Amazon clarifies amount of legal fees paid in India

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Contradict earlier reports which claimed that Amazon paid 8,546 crore ($ 1.2 billion) in legal fees in India in 2019 and 2020, the company said it only paid 52 crore for the fiscal year ending in March 2020. The company published this clarification in a letter dated September 28 to Minister of Commerce Piyush Goyal, seen by The Hindu.

The e-commerce giant’s legal fee figure was brought to light after The Morning Context reported on September 20 that Amazon is investigating a whistleblower complaint alleging money paid by the company for legal fees has been turned into bribes paid to government officials by its legal representatives. in India. While this report did not come up with any numbers, it prompted other media to uncover the legal fee charges stemming from public documents filed by the company.

The next day, two anonymous government officials said Hindustan times that the government investigate the matter and that the appropriate agency investigate if necessary. “The unusually high spending on legal fees certainly raises doubts, especially when the government has received written complaints from various people, including the association of local retailers,” one of the officials told HT.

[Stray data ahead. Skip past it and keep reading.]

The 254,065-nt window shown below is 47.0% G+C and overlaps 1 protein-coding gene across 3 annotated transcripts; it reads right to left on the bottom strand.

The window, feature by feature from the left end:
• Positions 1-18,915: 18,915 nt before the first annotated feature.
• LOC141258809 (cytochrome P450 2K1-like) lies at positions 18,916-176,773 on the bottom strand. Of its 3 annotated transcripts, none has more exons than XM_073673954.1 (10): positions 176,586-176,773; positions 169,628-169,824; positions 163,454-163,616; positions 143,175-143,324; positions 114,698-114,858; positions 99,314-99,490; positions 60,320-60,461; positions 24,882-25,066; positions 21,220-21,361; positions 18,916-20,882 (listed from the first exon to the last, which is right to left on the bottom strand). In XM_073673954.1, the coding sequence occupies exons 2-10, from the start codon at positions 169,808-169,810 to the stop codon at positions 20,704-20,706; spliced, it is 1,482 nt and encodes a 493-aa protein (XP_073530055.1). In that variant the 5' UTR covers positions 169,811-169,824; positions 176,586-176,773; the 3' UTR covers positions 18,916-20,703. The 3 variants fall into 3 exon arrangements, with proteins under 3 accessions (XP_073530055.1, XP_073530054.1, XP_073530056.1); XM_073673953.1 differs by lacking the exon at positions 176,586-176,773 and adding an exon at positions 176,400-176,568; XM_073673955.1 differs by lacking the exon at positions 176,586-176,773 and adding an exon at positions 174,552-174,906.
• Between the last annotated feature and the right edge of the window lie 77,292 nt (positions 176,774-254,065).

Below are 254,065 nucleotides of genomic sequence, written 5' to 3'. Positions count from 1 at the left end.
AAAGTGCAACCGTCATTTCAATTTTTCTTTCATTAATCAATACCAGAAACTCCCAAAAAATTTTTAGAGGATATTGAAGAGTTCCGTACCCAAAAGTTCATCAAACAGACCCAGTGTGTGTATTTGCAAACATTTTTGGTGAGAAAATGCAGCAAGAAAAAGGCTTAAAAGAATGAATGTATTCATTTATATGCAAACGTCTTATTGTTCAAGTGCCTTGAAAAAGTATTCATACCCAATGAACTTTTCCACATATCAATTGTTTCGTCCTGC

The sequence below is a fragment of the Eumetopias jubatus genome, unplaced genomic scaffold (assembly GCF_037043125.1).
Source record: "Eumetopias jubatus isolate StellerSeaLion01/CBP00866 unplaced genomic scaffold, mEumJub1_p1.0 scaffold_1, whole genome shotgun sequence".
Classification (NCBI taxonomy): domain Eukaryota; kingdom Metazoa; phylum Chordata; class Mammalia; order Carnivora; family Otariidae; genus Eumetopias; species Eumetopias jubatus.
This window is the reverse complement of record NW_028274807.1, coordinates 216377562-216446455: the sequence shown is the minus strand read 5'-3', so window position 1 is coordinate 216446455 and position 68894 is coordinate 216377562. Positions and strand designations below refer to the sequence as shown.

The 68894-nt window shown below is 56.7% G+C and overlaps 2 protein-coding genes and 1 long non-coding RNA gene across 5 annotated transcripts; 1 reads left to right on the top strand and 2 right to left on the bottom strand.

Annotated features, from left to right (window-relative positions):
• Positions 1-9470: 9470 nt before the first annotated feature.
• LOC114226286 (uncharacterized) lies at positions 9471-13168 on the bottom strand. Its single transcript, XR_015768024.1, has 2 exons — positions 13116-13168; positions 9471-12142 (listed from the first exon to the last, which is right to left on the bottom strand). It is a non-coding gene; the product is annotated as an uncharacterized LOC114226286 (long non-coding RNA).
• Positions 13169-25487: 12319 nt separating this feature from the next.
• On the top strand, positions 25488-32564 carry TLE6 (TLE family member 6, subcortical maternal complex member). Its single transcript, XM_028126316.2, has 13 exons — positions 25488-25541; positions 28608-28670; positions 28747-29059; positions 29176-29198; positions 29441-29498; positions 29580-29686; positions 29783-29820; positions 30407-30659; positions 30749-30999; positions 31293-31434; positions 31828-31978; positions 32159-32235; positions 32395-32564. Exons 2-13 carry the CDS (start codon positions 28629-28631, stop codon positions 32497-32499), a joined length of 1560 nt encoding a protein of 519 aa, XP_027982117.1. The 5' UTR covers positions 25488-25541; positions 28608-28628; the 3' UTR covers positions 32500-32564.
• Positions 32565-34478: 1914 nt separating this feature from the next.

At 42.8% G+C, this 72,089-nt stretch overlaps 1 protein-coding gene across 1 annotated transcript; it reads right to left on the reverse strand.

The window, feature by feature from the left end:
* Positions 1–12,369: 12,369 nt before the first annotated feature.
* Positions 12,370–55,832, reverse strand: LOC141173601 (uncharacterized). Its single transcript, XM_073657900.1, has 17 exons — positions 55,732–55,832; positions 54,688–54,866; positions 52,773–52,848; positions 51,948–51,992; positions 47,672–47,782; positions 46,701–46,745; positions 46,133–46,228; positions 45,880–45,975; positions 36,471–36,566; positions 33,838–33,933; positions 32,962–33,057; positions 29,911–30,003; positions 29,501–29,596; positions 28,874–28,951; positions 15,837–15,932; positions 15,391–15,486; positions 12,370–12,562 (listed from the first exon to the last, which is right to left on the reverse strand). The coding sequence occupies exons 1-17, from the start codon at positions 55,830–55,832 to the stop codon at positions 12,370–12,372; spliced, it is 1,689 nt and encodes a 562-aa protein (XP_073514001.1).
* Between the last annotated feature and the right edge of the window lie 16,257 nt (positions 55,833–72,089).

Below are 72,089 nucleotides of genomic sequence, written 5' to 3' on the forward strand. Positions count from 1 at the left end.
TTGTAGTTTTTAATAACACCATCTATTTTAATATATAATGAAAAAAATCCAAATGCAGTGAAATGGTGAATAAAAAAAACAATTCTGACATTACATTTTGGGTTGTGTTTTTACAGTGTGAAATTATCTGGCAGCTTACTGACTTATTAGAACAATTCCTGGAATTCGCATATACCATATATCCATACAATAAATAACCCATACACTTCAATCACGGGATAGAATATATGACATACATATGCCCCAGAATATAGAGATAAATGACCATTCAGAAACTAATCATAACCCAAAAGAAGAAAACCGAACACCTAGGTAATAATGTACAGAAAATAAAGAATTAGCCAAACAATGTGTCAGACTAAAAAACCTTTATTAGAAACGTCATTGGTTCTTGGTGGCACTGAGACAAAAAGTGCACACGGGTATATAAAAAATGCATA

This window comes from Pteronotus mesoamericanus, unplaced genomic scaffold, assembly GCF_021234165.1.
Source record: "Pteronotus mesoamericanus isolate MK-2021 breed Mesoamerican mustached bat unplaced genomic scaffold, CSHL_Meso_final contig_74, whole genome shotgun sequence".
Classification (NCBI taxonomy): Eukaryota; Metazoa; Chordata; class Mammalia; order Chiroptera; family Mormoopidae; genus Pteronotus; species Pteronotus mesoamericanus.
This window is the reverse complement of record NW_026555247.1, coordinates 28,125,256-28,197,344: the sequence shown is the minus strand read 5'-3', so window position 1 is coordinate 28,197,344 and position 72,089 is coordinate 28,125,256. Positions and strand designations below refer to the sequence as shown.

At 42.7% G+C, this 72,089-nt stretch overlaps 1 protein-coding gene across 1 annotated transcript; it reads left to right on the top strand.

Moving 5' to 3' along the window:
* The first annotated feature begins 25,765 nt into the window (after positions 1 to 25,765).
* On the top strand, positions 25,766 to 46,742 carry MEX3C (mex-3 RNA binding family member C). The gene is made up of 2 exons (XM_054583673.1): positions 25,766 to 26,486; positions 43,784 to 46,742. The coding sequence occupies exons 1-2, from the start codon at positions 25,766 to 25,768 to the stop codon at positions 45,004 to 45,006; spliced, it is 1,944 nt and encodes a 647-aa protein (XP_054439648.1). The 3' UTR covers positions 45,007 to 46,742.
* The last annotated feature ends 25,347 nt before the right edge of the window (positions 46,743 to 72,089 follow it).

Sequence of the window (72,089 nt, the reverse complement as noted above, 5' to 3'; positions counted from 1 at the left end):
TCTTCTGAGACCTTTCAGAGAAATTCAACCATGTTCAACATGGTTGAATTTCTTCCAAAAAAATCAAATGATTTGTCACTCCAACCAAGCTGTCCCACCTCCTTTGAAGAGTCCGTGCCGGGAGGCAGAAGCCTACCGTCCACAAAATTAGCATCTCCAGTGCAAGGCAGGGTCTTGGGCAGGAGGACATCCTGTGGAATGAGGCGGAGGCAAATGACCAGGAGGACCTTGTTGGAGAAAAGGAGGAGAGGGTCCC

Soon after, Amazon confirmed that it would investigate the corruption allegation, but said the legal fee figure reported by the media was inaccurate because it included fees paid by an entity that is not a subsidiary. of the business and it was calculated from a line item in the public accounts filings made by the business that included substantial non-legal expenses such as finding clients, merchant integration services, costs customer service, outsourcing, tax advisers, logistics support services, etc.

Amazon faces ICC investigation and new e-commerce rules

The corruption allegations come as Amazon faces an Indian Competition Commission (ICC) investigation into anti-competitive practices and the government seeks to tighten its grip on the company with new e-commerce rules.

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After nearly a year of legal back-and-forth, the Supreme Court last month dismissed Amazon and Flipkart’s demands to stop the ICC investigation. “Big companies have a lot of power because they have large sums of money with them, they do their best to maintain their free will in the e-commerce market. To hurt our small businesses and our merchants. And after a while, it harms our consumers in the long run, ”Commerce Minister Piyush Goyal said in response to the verdict.

The ICC investigation against Amazon and Flipkart was ordered to investigate four alleged violations:

  1. Exclusive launch of mobile phones
  2. Promote favorite sellers on their websites
  3. Deep discount practices
  4. Prioritize certain seller listings over others

Even before the investigation resumed, the government on June 21 proposed changes that give more bite to the existing 2020 consumer protection (e-commerce) rules and address many of the concerns the ICC is investigating. The proposed changes, which were made in response to repeated complaints against Amazon and Flipkart, include new rules to tackle abuse of FDI regulation, the establishment of a grievance mechanism, new criteria display and labeling for foreign products, the ban on flash sales, the introduction of relief liability, among others.

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